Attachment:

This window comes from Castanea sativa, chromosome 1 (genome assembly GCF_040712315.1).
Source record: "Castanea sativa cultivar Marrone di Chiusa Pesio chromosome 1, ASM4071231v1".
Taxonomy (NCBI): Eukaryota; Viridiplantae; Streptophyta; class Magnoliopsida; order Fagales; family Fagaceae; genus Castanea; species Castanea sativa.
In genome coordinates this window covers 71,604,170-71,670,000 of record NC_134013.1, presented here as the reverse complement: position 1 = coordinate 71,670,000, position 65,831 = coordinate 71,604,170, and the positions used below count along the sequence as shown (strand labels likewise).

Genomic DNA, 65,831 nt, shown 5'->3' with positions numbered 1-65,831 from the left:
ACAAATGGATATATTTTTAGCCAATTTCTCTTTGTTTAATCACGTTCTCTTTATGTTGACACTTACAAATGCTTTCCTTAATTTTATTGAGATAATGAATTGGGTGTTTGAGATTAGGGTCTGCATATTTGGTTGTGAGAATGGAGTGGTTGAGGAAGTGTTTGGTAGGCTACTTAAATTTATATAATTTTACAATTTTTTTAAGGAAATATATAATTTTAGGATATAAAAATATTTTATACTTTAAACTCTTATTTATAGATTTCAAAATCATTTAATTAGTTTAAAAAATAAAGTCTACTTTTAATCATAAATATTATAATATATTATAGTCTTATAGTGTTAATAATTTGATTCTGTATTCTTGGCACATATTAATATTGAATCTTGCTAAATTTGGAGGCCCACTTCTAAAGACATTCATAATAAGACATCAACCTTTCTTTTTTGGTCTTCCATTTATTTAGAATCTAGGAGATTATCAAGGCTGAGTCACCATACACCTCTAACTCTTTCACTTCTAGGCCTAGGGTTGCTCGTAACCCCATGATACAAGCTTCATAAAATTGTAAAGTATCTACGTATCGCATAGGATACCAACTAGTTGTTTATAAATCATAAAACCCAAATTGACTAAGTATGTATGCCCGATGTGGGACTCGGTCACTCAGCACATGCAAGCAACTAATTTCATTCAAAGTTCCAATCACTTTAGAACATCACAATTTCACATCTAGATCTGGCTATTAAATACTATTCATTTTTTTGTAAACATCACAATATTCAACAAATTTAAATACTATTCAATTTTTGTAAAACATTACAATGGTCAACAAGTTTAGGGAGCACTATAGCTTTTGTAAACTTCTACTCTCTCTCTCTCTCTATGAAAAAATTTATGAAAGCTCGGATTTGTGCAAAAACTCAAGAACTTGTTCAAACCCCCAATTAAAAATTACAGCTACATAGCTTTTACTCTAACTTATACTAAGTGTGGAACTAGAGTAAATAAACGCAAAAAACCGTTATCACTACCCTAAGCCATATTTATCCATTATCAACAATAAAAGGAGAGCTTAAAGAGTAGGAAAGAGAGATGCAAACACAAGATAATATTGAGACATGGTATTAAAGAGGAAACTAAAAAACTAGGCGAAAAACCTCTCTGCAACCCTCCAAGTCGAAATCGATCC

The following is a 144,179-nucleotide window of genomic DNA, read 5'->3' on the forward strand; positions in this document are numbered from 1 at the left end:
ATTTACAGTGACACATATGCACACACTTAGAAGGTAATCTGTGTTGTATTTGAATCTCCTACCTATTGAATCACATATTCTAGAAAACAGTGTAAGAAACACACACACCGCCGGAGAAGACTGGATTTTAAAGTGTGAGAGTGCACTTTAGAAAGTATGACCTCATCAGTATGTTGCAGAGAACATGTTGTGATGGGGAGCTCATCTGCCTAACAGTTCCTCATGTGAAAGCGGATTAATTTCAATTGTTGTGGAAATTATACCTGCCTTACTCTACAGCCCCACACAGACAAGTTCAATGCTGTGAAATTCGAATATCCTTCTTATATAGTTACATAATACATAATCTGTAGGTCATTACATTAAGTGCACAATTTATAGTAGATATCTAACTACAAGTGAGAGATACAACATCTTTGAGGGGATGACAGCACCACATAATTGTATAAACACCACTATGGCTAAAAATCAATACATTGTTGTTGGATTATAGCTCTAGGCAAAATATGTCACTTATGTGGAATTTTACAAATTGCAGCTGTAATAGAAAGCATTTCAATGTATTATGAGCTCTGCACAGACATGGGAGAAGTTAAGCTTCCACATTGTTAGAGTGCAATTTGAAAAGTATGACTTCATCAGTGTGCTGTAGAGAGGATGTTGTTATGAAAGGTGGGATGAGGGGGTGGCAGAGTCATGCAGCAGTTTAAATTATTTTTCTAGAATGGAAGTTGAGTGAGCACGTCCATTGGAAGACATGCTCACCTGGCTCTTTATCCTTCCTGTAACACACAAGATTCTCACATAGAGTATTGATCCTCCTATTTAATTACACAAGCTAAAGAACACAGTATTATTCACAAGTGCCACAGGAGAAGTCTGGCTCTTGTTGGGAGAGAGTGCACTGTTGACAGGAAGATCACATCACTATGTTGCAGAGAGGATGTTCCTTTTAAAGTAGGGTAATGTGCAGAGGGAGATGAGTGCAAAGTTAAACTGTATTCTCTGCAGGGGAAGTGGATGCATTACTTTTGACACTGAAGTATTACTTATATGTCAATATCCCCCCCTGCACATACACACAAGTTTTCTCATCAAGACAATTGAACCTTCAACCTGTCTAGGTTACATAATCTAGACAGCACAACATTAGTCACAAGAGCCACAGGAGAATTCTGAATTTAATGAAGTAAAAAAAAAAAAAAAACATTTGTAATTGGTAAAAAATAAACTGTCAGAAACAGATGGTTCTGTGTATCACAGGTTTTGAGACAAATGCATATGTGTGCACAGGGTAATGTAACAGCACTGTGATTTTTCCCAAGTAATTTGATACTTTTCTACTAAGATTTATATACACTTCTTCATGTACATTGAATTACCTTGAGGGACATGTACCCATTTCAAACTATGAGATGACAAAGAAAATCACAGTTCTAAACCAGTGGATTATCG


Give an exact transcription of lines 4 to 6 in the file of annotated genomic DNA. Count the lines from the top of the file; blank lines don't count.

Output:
In genome coordinates this window covers 71,604,170-71,670,000 of record NC_134013.1, presented here as the reverse complement: position 1 = coordinate 71,670,000, position 65,831 = coordinate 71,604,170, and the positions used below count along the sequence as shown (strand labels likewise).

Genomic DNA, 65,831 nt, shown 5'->3' with positions numbered 1-65,831 from the left:
ACAAATGGATATATTTTTAGCCAATTTCTCTTTGTTTAATCACGTTCTCTTTATGTTGACACTTACAAATGCTTTCCTTAATTTTATTGAGATAATGAATTGGGTGTTTGAGATTAGGGTCTGCATATTTGGTTGTGAGAATGGAGTGGTTGAGGAAGTGTTTGGTAGGCTACTTAAATTTATATAATTTTACAATTTTTTTAAGGAAATATATAATTTTAGGATATAAAAATATTTTATACTTTAAACTCTTATTTATAGATTTCAAAATCATTTAATTAGTTTAAAAAATAAAGTCTACTTTTAATCATAAATATTATAATATATTATAGTCTTATAGTGTTAATAATTTGATTCTGTATTCTTGGCACATATTAATATTGAATCTTGCTAAATTTGGAGGCCCACTTCTAAAGACATTCATAATAAGACATCAACCTTTCTTTTTTGGTCTTCCATTTATTTAGAATCTAGGAGATTATCAAGGCTGAGTCACCATACACCTCTAACTCTTTCACTTCTAGGCCTAGGGTTGCTCGTAACCCCATGATACAAGCTTCATAAAATTGTAAAGTATCTACGTATCGCATAGGATACCAACTAGTTGTTTATAAATCATAAAACCCAAATTGACTAAGTATGTATGCCCGATGTGGGACTCGGTCACTCAGCACATGCAAGCAACTAATTTCATTCAAAGTTCCAATCACTTTAGAACATCACAATTTCACATCTAGATCTGGCTATTAAATACTATTCATTTTTTTGTAAACATCACAATATTCAACAAATTTAAATACTATTCAATTTTTGTAAAACATTACAATGGTCAACAAGTTTAGGGAGCACTATAGCTTTTGTAAACTTCTACTCTCTCTCTCTCTCTATGAAAAAATTTATGAAAGCTCGGATTTGTGCAAAAACTCAAGAACTTGTTCAAACCCCCAATTAAAAATTACAGCTACATAGCTTTTACTCTAACTTATACTAAGTGTGGAACTAGAGTAAATAAACGCAAAAAACCGTTATCACTACCCTAAGCCATATTTATCCATTATCAACAATAAAAGGAGAGCTTAAAGAGTAGGAAAGAGAGATGCAAACACAAGATAATATTGAGACATGGTATTAAAGAGGAAACTAAAAAACTAGGCGAAAAACCTCTCTGCAACCCTCCAAGTCGAAATCGATCC